Introduction to John & his 3 Letters


Introduction to John's 3 Letters

The three Letters of John were written between c.86 and 88AD, after the writing of John’s Gospel in c.85AD and before the Revelation given to John in c.90AD. John is writing from the ‘mother’ church in Ephesus to believers in numerous ‘daughter’ churches spread across the interior of Asia Minor.

Both these letters and John’s Gospel were written to warn believers of a dangerous heresy (called 'gnosticism') that claimed Jesus was divine, but not fully human. John sets out to convince the readers of his gospel and the recipients of his letters that Jesus was indeed both fully human and fully divine.



John was from Capernaum where he and his elder brother James worked with their father in the family fishing business alongside hired men (see Mark 1:19-20 and Map 15). The brothers were both probably outspoken and quick-tempered as Jesus gave them the nickname ‘Boanerges’ (meaning ‘Sons of Thunder’) (see Mark 3:17).

James and John were closely related to Jesus and his brothers James, Joseph, Simon and Judas (or ‘Jude’) (see Matthew 13:55), and Jesus had probably known them both well since childhood. They lived nearby (Capernaum, on the Sea of Galilee, is well within a day’s journey of Nazareth) and were first cousins as their mother (Salome, the wife of Zebedee) was the sister of Jesus’s mother Mary (see Matthew 27:56, John 19:25 & Mark 15:40).



John lived at Capernaum, a fishing port on the Sea of Galilee


John was one of Jesus’s close inner circle of three disciples – Peter, James and John (see Mark 5:37, Mark10:35-40 & Luke 22:8) – who witnessed the transfiguration and the glory of Jesus on Mount Hermon in 29AD (see Mark 9:2-3 and 2 on Map 9). He was the young man who reclined next to Jesus at the Last Supper in Jerusalem (as a young teenager at the time, he is sometimes shown in paintings without a beard), and he described himself as ‘the disciple whom Jesus loved’ (see John 13:23).

When Jesus was crucified, he asked John to look after his mother Mary (who was, by then, probably a widow). And from that time on, John took Mary (who was also his aunt) into the family home (see John 19:27) to live with her sister (John’s mother, Salome).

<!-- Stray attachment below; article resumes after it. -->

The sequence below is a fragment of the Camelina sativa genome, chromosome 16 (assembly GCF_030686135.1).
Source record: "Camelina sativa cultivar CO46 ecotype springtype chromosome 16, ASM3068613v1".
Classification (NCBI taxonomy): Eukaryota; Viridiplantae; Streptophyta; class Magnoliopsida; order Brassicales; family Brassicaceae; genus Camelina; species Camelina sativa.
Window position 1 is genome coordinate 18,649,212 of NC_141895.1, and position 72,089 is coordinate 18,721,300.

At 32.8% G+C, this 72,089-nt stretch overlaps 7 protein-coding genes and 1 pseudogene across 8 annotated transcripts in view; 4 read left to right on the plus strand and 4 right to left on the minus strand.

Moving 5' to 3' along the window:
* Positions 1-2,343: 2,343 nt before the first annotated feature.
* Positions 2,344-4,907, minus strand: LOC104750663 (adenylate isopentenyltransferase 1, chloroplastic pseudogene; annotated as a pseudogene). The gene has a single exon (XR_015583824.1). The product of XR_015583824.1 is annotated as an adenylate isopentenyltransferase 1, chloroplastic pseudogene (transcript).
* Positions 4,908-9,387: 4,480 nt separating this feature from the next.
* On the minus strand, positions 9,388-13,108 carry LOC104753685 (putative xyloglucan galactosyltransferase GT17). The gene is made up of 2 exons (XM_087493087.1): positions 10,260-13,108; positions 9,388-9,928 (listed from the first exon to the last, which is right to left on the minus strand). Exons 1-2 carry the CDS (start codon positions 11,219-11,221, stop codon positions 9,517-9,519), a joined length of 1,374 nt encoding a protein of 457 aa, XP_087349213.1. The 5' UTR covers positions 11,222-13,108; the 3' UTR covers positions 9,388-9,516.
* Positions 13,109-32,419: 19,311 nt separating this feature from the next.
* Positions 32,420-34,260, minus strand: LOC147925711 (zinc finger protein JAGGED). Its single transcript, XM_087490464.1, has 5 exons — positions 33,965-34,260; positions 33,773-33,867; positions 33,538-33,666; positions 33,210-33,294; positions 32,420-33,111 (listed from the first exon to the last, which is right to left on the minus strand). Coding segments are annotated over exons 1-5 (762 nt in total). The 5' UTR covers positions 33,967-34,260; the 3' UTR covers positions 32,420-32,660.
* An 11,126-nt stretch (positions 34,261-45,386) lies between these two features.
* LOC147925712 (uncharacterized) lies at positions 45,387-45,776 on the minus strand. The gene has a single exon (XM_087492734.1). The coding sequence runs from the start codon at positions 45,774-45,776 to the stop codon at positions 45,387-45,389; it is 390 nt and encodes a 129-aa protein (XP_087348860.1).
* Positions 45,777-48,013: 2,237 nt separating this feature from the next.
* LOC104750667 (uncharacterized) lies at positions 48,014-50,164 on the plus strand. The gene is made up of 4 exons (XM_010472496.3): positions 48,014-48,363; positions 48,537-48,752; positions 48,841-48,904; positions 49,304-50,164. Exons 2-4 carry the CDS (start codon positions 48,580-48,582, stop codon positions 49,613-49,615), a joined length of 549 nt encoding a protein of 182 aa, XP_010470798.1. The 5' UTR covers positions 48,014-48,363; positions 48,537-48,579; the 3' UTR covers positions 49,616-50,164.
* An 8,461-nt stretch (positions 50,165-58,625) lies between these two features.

After the resurrection of Jesus in 30AD, John became one of the first leaders of the early Christian church in Jerusalem (see Acts 1:13). With Peter, he was dragged before the Jewish council (the Sanhedrin), for healing a crippled man at the Beautiful Gate of the Temple in Jerusalem, and preaching about the resurrection of Jesus (see Acts 3:1-4:31 and Map 12).


The Temple

Peter and John healed a crippled man at the Beautiful Gate of the Temple


When the believers were scattered by persecution following the stoning of Stephen in 35AD, John was sent with Peter to visit the new converts in Samaria (see Acts 8:14-25 and Map 17). In 49/50AD John was one of the church leaders at the Council of Jerusalem (see Galatians 2:9), together with Peter and James the brother of Jesus (see Acts 15:13). (His own brother James had been beheaded by King Herod Agrippa I in 44AD – see Acts 12:2).

John escaped from Jerusalem to Ephesus, probably around the outbreak of the Romano – Jewish War in 66AD (when Peter fled to Rome – see 1 Peter 1:1). From Ephesus, he supervised the spread of the gospel throughout Asia Minor.

After writing his gospel in c.85AD and his three letters shortly afterwards, he was persecuted by the Roman emperor Domitian in c.88-89AD and exiled to the island of Patmos in the Aegean Sea (see Map 29). St John’s Monastery on Patmos – built later in his honour – can be seen today, together with a small church built over the cave in which it’s believed that John received his revelation from Jesus (see Revelation 1:9).


St John's Monastery, Patmos

St John's Monastery, Patmos


From here, John wrote the letters to the seven churches in the Roman province of Asia (see Revelation 1:4 & 2:1-3:22 and Map 29) and described the vision he had received of the ‘end times’. On the death of Domitian in 96AD, John was able to return to Ephesus, where he died. Today, his tomb can be seen inside the ruins of St John’s Church at nearby Selçuk.

Go to next page

Powered by Church Edit